Patient Education Blog

New Publication: Eliquis (Apixaban) is Effective and Safe in DVT and PE

Stephan Moll, MD writes…

An important study (called AMPLIFY trial) was published today in the New England Journal of Medicine [ref 1].  In a large study of patients with acute DVT or PE, Eliquis (apixaban) was as effective as warfarin and caused less major bleeding.


Eliquis is one of the big 4 new oral anticoagulants that do not need routine monitoring of their blood thinning effect and are not influenced by dietary vitamin K intake. This makes them more convenient to take. The 4 major drugs are:

  1. Xarelto (rivaroxaban): At this point this is the only one of the new oral anticoagulants that is FDA-approved in the U.S. for the treatment of DVT and PE.
  2. Pradaxa (dabigatran): Only FDA-approved for atrial fibrillation. In other countries it is also approved for DVT and PE treatment.
  3. Eliquis (apixaban): Also only FDA-approved for atrial fibrillation.
  4. Edoxaban: At this point not approved for any indication in the U.S.; approved in Japan for the prevention of DVT and PE after orthopedic surgeries.


  • Today’s published study was a good quality (randomized, double-blind) large trial – 5395 patients with acute DVT (65 %), PE (25 %) or both (ca. 10 %) were enrolled.
  • Patients either received (a) apixaban (10 mg twice daily for 7 days, followed by 5 mg twice daily for 6 months) without initial heparin or low molecular weight (LMWH) injections, or (b) conventional therapy with warfarin with the appropriate bridging injections of LMWH.
  • Patients were followed for 6 months.
  • Endpoints: (a) Rate of recurrent DVT or PE and (b) major and clinically relevant bleeding.

Apixaban was as effective as warfarin, and safer.

a)    Effectiveness: In the apixaban group, 2.5 % of patients had a new DVT or PE, compared to 2.7 % in the warfarin group. Thus, it was as effective as warfarin.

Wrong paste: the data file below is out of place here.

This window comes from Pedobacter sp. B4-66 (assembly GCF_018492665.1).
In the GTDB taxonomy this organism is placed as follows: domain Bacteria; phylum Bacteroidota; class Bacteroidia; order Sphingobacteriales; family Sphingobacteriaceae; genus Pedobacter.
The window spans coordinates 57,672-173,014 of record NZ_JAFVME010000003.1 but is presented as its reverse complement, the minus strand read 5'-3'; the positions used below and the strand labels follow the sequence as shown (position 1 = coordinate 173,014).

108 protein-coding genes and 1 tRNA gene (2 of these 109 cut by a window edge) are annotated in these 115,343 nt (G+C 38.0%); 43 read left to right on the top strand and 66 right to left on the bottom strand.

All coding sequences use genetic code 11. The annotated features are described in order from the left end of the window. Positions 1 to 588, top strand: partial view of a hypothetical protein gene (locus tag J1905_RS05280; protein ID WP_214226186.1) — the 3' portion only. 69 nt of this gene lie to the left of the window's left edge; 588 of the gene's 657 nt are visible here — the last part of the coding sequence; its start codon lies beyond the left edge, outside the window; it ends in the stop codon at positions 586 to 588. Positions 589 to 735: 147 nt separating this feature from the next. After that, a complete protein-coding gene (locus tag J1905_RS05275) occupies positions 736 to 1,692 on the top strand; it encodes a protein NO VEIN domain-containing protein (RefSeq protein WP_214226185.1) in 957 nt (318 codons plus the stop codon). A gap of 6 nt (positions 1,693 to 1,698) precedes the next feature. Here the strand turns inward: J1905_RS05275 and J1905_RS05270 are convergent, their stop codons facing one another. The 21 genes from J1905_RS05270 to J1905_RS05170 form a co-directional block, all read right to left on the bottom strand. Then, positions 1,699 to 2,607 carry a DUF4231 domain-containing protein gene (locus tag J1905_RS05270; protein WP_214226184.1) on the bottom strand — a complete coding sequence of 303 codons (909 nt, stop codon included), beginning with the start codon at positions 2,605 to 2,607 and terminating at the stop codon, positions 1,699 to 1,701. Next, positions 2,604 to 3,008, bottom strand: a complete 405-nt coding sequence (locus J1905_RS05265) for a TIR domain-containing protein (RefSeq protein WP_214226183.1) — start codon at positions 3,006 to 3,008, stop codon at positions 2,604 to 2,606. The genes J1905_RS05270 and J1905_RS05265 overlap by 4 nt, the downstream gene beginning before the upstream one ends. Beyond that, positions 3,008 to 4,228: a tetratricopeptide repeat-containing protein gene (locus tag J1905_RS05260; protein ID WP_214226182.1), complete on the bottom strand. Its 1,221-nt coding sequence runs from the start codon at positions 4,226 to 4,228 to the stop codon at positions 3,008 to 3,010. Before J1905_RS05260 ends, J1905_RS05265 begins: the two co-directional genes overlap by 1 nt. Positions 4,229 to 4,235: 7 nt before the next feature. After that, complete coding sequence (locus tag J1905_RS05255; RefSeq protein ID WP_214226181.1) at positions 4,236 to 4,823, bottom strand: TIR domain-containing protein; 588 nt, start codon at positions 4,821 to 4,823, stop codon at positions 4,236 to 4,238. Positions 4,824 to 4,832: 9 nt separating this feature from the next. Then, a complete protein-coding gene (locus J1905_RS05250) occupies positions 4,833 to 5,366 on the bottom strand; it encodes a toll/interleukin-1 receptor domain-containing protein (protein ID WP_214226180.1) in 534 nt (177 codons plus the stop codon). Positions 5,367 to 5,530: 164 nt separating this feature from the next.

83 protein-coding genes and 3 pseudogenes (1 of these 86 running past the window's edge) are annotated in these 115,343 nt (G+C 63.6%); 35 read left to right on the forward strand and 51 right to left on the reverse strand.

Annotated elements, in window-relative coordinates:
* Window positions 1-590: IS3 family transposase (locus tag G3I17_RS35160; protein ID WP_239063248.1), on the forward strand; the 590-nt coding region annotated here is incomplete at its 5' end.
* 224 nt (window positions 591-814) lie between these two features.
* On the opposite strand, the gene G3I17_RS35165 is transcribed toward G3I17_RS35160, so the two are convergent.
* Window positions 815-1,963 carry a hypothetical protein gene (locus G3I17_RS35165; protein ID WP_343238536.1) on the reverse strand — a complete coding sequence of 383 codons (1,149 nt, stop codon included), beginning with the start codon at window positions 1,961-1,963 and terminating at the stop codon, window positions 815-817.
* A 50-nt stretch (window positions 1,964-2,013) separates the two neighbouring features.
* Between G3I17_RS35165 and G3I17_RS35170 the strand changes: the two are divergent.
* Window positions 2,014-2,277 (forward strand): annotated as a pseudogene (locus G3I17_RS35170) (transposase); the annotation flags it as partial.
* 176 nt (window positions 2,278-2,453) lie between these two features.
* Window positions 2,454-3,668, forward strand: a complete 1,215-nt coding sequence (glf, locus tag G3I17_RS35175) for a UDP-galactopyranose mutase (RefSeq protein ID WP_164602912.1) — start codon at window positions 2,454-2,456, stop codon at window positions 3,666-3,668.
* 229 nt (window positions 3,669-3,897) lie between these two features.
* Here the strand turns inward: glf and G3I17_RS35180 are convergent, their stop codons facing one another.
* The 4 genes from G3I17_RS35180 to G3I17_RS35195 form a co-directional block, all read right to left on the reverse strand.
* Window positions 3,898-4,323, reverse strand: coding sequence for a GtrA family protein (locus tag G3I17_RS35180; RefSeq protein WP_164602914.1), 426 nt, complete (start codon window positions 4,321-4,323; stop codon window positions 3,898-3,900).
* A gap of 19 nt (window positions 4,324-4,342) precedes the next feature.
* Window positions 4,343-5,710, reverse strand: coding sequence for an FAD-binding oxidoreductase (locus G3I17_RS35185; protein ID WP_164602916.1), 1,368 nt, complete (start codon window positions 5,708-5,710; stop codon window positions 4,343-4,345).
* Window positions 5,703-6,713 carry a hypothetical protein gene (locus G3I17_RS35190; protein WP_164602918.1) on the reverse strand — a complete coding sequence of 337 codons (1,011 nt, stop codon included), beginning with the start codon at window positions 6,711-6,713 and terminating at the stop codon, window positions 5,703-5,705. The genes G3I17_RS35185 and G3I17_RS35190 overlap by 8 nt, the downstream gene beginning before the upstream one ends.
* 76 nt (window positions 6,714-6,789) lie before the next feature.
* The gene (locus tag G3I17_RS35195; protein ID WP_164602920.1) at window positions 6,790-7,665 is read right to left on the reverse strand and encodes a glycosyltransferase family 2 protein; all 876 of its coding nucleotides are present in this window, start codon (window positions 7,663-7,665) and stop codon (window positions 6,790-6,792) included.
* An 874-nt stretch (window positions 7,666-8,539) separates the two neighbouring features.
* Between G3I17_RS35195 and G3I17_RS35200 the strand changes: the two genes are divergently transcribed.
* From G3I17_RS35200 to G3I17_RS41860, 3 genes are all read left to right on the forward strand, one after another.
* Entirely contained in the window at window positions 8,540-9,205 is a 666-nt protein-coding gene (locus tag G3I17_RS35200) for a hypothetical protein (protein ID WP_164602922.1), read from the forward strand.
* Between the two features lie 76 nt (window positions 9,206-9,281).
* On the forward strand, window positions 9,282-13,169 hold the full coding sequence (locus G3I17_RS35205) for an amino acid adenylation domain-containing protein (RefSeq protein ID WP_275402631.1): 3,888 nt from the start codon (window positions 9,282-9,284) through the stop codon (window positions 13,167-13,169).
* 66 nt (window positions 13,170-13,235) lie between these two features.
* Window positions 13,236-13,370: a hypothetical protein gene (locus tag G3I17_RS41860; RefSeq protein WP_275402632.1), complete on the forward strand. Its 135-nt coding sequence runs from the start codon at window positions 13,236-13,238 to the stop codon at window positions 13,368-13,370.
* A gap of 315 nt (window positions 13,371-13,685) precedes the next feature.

b)    Bleeding:

  • Major bleeding occurred in 0.6% of patients on apixaban and in 1.8% of warfarin treated patients. This indicates that apixaban was safer than warfarin.
  • The combined outcome of major bleeding and clinically relevant non-major bleeding occurred in 4.3% of the patients in the apixaban group, as compared with 9.7% of those in the warfarin group. Again, this indicates that apixaban was safer than warfarin.

Apixaban without the need for monitoring of its blood thinning effect was as effective (non-inferior) to conventional warfarin therapy for the treatment of acute DVT and PE, and was associated with significantly less major and clinically relevant bleeding.


My perspective

  • These are good news: A blood thinner for the treatment of acute DVT and PE that is as effective as warfarin, yet safer, is good to have. In addition, for many patients the new oral anticoagulants are more convenient than warfarin, due to the lack of monitoring need and vitamin K interactions.
  • Apixaban in this study design was given right off the bat, i.e. without injections of low molecular weight heparin. Such injections are needed when starting warfarin. This also makes treatment with apixaban much less cumbersome than warfarin therapy.The same study design was used in the rivaroxaban DVT and PE trials [ref 2,3]. The Dabigatran trials [ref 4], on the other hand, required several days of an injection blood thinner, before dabigatran was started. This puts dabigatran at a clear disadvantage to rivaroxaban and apixaban. The same disadvantageous study design is used in the ongoing edoxaban study
  • At this time I would not use apixaban off label for treatment of DVT and PE. Xarelto is the only one of the new oral anticoagulants that has been FDA reviewed and approved for the treatment of acute DVT and PE [ref 2,3]. Hopefully, though, FDA application of apixaban and decision about approval will follow soon.
  • Regarding the other new oral blood thinners: Dabigatran DVT and PE trials have been completed [ref 4], but it is unclear to me, whether the company is pursuing FDA application for DVT and PE treatment.  Results of the edoxaban DVT and PE trial (called HOKUSAI trial) will likely be available in the autumn of 2013.



  1. Agnelli G et al. Oral Apixaban for the Treatment of Acute Venous Thromboembolism. N Engl J Med, July 1, 2013.
  2. The Einstein Investigators: Oral Rivaroxaban for symptomatic venous thromboembolism. New Engl J Med 2010;363:2499-510.
  3. The Einstein Investigators: Oral Rivaroxaban for the treatment of symptomatic pulmonary embolism. New Engl J Med 2012;366:1287-97.
  4. Schulman S et al. N Engl J Med. 2009 Dec 10;361(24):2342-52.


Disclosure:  I have consulted for Janssen, Boehringer-Ingelheim, and Daiichi.

Last updated: July 1st, 2013

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